The other day, I had the privilege of working with Bekah in the garden. We were weeding the blackberries and picking the first few ripe berries. Bekah said, “I hope we have a good crop, because I like fruit waaay more than vegetables.”

Being much older, I probably like vegetables considerably more than Bekah does, but I agree with her that fruit is delicious—which probably contributes to my passion for trees. It’s a good day when I can be out at the pond watering, weeding, or pruning. I can finally say I like pruning, but that wasn’t always the case. For years, I avoided it, and that presented a problem.

So, here’s my story. It’s a journey of human stupidity and God’s kindness—sprinkled with a generous sense humor.

We bought our home in Bedford from a woman who worked in a nursery. The house had great trees. There was a massive Live Oak in the front yard, a beautiful flowering ornamental pear on the side, and a banana tree in the back. It didn’t take long for us to mess up this paradise. First, there was the Weed and Feed sprayed on the lawn that killed anything with broad leaves.  Who knew that’s exactly what a banana tree has? Then, there was the mystery of how and when to water, fertilize, and prune. With a full-time job and a young family, I didn’t take the time to learn, and the trees were weakened. Last, there was the borer infestation that wiped out a good number of trees in our neighborhood. I needed to replant.

A logical person might research and plan, but I had not really learned much from my mistakes. I really love fresh fruit, so when spring came and there were fruit trees at Costco, I picked up several. Literally. I picked the trees up by the trunk, threw them in my cart, hauled them home in my mini-SUV, and my husband put them in holes in the backyard – two peach trees, two pear trees, and two apple trees. Not too scientific, but that’s where I was at.

That first year was glorious. Now that I know better, I am amazed by the success. You could call it beginner’s luck, but I see it as God’s compassion. I picked a large basket of peaches off two trees that weren’t wider around than a quarter. The next year, there were hundreds of peaches and pears. All the trees grew with minimal care for years.

I offered excess produce to friends and neighbors, which was lots of fun. But the subject of pruning inevitably came up, which was not fun at all.  A part of me just wanted to see how big the trees could get and how much fruit they could yield. It was fascinating. Not smart, but fascinating. In time, the branches overloaded, and the limbs started to break. My yard was littered with ladders and step stools holding up branches loaded with fruit. I even used bungee cord to keep a few limbs from snapping. I had to learn how to prune, but it was a little late, because disease had set in.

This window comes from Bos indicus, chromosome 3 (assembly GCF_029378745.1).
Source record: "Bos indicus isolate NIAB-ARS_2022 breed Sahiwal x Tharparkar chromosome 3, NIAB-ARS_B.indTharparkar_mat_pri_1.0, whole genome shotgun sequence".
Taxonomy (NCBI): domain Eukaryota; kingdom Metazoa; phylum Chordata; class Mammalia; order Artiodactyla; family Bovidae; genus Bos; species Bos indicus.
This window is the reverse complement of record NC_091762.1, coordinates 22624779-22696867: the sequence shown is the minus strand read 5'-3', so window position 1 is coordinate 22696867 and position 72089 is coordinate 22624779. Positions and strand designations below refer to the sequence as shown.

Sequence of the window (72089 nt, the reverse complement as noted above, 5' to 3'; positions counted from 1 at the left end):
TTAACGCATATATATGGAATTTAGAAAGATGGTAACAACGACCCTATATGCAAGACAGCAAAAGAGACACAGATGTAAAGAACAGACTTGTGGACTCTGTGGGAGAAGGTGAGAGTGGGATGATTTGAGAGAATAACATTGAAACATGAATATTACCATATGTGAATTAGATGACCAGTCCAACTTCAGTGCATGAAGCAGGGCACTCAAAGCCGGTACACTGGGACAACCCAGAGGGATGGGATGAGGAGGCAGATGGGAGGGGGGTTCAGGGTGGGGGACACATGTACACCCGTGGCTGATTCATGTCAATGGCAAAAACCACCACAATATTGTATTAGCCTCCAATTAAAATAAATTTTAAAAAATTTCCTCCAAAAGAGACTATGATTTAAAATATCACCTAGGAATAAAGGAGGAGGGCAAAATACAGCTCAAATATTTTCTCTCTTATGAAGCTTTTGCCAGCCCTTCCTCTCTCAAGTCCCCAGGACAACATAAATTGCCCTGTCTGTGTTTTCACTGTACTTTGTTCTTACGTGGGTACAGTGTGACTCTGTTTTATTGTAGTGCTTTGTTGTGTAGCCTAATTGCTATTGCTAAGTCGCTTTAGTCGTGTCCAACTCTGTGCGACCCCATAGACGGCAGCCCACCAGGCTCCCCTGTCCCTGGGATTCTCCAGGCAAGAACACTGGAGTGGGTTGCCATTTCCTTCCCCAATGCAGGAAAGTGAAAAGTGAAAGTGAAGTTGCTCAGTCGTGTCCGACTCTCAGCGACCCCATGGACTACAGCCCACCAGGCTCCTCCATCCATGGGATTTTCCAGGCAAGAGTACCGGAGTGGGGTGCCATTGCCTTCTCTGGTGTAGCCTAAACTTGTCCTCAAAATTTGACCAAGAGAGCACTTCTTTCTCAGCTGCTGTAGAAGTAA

Since then, I have sought help from online courses and arborists. I prune back fruit and limbs. I have learned that more is not really more. A pruned tree is stronger, bears larger and bigger fruit, and has a better chance of survival. Yet, there is one part of pruning I always struggle with, that’s included bark. It’s easy to trim away dead limbs and to cut away branches that crisscross, but it’s HARD to cut away what looks like a strong and healthy branch. When a branch forks, the connection can sometimes look more like a “V” than a “U.” Bark can cover this “V” which keeps you from seeing what’s underneath. This branch is really two separate branches covered with bark. It is a weak attachment which can break easily. It’s best to cut it back. It looks healthy, but it’s not.

My weak attachments are the things I think are a part of me, but in reality, they are not. They are part of my flesh, that is, my old self before I accepted salvation through Jesus. Pride, ego, hurt feelings, anger, envy, unrealistic expectations . . .  These aren’t me—not the part of me that is spirit. In fact, weak attachments are unbelief. How does a believer practice unbelief?

For me, one example is unrealistic expectations, and all the emotions that go with losing my peace. When I do this, I am actually believing my feelings—not God. He says I am fearfully and wonderfully made. His Word declares that God is good and just, and there is purpose in all things. Yet in those moments of doubt, what I can see and feel is more real to me than what God has said.  I haven’t died.  John 12:24 says, “Verily, verily, I say unto you, except a corn of wheat fall into the ground and die, it abideth alone. But if it die, it bringeth forth much fruit.” Paul talks about the death of the flesh in 1 Corinthians 15:31 where he says that he dies daily. Dying to the flesh is like lopping off a branch with an unhealthy union—one that’s just covered over with bark. That branch does not honor God, nor does it show gratitude for all He’s done.

If I cannot save myself from sin, then I cannot save myself from the flesh either. Thankfully, we are not alone. God is our Friend, and He will not leave us or forsake us. He is willing and able to teach us through most anything. I have learned very little through success but quite a bit through failure—if I ask. I did not learn very much about trees when the fruit effortlessly appeared. I learned an awful lot when trees died and crops failed.

Bekah is right. Fruit really is so much better than vegetables. And if we want to honor God and bear fruit in life, we need courage and grace to lop off the weak attachments.

— Written by Jill